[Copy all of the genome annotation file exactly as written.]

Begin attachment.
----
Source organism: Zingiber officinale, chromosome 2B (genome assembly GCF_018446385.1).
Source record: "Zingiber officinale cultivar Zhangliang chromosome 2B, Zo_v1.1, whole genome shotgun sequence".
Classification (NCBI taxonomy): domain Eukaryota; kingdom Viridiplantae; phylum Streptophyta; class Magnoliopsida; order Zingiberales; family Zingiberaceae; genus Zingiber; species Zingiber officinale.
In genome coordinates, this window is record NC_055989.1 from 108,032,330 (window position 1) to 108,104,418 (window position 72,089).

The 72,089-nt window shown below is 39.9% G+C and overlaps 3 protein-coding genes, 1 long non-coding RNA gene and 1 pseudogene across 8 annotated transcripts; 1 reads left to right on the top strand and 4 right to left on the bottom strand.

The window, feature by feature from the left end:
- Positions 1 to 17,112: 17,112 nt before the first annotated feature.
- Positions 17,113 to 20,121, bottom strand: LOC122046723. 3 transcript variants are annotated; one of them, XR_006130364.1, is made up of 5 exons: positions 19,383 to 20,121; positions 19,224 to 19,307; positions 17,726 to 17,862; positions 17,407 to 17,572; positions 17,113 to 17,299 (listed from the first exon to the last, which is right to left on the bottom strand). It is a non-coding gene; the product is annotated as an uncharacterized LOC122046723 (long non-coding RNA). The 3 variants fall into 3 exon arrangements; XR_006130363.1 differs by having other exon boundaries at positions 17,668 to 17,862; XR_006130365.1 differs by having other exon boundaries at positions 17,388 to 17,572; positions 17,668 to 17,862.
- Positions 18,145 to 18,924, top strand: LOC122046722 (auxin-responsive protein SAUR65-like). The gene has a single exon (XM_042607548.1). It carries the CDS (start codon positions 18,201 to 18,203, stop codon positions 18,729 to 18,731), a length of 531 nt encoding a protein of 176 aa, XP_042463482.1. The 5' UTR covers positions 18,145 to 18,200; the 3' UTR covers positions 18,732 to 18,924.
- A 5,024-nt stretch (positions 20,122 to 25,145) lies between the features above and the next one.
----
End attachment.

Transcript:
Source organism: Zingiber officinale, chromosome 2B (genome assembly GCF_018446385.1).
Source record: "Zingiber officinale cultivar Zhangliang chromosome 2B, Zo_v1.1, whole genome shotgun sequence".
Classification (NCBI taxonomy): domain Eukaryota; kingdom Viridiplantae; phylum Streptophyta; class Magnoliopsida; order Zingiberales; family Zingiberaceae; genus Zingiber; species Zingiber officinale.
In genome coordinates, this window is record NC_055989.1 from 108,032,330 (window position 1) to 108,104,418 (window position 72,089).

The 72,089-nt window shown below is 39.9% G+C and overlaps 3 protein-coding genes, 1 long non-coding RNA gene and 1 pseudogene across 8 annotated transcripts; 1 reads left to right on the top strand and 4 right to left on the bottom strand.

The window, feature by feature from the left end:
- Positions 1 to 17,112: 17,112 nt before the first annotated feature.
- Positions 17,113 to 20,121, bottom strand: LOC122046723. 3 transcript variants are annotated; one of them, XR_006130364.1, is made up of 5 exons: positions 19,383 to 20,121; positions 19,224 to 19,307; positions 17,726 to 17,862; positions 17,407 to 17,572; positions 17,113 to 17,299 (listed from the first exon to the last, which is right to left on the bottom strand). It is a non-coding gene; the product is annotated as an uncharacterized LOC122046723 (long non-coding RNA). The 3 variants fall into 3 exon arrangements; XR_006130363.1 differs by having other exon boundaries at positions 17,668 to 17,862; XR_006130365.1 differs by having other exon boundaries at positions 17,388 to 17,572; positions 17,668 to 17,862.
- Positions 18,145 to 18,924, top strand: LOC122046722 (auxin-responsive protein SAUR65-like). The gene has a single exon (XM_042607548.1). It carries the CDS (start codon positions 18,201 to 18,203, stop codon positions 18,729 to 18,731), a length of 531 nt encoding a protein of 176 aa, XP_042463482.1. The 5' UTR covers positions 18,145 to 18,200; the 3' UTR covers positions 18,732 to 18,924.
- A 5,024-nt stretch (positions 20,122 to 25,145) lies between the features above and the next one.